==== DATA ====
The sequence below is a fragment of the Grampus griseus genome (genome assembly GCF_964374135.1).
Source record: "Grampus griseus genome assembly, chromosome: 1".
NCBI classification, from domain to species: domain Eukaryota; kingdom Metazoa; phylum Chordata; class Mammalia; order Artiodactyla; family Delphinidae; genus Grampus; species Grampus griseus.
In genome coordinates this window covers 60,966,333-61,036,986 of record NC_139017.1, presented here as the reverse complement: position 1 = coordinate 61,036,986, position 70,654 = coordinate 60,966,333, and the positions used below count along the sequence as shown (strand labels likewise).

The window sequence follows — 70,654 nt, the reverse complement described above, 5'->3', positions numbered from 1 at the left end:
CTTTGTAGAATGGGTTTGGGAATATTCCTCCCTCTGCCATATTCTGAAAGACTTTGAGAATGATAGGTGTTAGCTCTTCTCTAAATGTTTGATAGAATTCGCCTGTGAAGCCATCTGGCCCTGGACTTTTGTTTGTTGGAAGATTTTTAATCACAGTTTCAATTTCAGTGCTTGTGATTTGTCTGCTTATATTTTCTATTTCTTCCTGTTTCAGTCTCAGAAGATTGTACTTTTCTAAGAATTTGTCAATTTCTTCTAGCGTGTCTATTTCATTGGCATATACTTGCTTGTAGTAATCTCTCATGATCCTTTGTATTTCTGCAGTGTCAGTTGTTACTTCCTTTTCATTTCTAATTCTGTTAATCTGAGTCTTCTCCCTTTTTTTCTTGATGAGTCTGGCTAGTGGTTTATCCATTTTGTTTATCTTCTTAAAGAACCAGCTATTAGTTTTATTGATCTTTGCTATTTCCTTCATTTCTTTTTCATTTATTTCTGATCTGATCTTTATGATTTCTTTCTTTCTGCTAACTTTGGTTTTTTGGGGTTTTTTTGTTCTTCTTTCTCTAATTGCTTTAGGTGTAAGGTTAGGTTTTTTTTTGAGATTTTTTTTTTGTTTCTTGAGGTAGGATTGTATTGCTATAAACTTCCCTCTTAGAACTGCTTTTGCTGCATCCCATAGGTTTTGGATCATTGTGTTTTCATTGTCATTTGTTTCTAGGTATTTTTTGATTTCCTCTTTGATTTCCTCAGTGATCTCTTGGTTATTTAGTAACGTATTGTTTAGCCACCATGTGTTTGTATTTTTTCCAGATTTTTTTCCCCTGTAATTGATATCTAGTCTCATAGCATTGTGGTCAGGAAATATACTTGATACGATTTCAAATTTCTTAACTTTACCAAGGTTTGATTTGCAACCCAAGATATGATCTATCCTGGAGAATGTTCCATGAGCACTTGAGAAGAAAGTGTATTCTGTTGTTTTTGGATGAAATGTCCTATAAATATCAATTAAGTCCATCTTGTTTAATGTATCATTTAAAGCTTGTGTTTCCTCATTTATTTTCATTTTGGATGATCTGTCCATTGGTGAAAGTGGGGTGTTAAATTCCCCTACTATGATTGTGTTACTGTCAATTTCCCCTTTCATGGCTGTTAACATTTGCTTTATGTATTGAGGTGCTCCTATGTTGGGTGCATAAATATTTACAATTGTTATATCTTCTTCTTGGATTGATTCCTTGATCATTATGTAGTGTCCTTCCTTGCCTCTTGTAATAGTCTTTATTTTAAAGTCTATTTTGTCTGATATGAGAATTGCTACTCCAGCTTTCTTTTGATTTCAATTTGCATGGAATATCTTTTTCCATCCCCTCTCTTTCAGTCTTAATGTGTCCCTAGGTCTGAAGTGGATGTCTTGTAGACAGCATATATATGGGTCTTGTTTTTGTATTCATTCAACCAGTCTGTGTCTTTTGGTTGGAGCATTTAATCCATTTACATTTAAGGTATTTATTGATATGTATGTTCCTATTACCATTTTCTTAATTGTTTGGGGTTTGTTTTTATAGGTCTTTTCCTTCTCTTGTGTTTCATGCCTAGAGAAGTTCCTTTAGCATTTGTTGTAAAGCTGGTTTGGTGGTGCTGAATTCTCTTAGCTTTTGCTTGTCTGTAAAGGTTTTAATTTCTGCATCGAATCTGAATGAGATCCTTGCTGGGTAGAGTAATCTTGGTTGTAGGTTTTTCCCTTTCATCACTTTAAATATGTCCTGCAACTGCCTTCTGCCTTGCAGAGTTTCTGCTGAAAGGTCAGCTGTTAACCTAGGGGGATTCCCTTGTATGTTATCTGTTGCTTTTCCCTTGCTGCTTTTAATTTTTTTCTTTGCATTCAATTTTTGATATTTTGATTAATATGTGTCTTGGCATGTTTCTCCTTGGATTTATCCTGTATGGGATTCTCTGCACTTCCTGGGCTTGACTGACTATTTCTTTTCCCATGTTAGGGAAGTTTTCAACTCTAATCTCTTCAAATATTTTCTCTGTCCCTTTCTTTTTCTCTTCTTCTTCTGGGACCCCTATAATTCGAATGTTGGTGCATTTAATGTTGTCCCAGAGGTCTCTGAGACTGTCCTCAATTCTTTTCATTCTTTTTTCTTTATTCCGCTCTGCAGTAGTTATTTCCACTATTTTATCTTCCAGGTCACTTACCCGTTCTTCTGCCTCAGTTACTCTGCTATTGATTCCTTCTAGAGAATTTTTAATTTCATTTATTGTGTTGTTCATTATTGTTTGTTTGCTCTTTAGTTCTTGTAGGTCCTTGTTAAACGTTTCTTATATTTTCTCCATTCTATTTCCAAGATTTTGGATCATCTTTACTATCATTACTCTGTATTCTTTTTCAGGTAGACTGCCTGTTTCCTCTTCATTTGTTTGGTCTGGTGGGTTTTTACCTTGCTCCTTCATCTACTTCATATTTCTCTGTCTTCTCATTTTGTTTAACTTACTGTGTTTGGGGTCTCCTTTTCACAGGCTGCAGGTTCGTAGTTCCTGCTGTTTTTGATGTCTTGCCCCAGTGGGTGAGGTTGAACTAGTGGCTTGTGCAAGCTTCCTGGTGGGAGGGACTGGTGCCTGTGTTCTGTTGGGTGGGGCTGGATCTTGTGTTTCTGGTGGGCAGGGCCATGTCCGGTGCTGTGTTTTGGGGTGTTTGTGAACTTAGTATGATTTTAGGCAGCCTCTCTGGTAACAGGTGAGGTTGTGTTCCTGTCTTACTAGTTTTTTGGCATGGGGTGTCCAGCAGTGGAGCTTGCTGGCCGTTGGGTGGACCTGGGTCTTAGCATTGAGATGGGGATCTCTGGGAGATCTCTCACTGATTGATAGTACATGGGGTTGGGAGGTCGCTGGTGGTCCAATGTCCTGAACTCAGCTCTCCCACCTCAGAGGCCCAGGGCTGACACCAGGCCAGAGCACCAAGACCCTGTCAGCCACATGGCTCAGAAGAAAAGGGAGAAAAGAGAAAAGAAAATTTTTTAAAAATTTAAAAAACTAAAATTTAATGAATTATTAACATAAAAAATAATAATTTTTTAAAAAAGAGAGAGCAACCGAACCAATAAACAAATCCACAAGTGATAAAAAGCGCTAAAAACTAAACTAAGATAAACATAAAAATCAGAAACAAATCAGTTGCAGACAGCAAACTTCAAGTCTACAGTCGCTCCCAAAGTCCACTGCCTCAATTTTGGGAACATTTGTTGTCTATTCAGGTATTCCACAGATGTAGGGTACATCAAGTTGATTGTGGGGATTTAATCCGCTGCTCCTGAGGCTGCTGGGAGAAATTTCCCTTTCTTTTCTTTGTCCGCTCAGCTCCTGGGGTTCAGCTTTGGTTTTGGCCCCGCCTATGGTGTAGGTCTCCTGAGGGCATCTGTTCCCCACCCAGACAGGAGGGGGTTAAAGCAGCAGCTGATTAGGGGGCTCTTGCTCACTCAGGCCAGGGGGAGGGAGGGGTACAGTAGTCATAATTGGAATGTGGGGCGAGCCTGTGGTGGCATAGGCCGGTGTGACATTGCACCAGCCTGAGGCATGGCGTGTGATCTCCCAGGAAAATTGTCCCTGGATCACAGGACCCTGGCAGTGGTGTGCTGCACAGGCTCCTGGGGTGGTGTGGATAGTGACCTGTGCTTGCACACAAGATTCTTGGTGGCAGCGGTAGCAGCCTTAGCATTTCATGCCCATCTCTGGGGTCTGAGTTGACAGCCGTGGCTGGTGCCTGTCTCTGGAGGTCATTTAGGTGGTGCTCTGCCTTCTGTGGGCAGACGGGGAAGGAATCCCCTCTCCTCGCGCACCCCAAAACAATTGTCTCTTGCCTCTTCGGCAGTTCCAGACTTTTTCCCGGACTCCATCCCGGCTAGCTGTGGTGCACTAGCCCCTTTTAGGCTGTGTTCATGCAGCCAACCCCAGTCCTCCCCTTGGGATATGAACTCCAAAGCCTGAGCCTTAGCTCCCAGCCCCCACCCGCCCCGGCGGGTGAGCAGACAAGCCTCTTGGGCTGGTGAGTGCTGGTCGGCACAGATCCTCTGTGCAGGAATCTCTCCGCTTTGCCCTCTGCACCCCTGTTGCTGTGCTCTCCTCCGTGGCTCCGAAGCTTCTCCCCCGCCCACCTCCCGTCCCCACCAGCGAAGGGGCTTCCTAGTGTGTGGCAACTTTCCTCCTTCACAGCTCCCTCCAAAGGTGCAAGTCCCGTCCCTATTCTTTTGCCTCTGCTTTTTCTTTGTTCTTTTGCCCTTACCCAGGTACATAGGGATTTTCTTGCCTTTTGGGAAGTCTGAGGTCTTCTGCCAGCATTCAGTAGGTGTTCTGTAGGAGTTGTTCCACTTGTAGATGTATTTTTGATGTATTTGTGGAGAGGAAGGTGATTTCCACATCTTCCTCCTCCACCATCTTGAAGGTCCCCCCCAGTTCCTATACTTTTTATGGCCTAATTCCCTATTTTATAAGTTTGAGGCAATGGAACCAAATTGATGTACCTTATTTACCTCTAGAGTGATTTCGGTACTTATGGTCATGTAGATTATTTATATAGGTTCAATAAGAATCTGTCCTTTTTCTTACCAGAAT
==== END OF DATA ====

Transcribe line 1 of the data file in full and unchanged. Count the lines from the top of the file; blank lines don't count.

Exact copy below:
The sequence below is a fragment of the Grampus griseus genome (genome assembly GCF_964374135.1).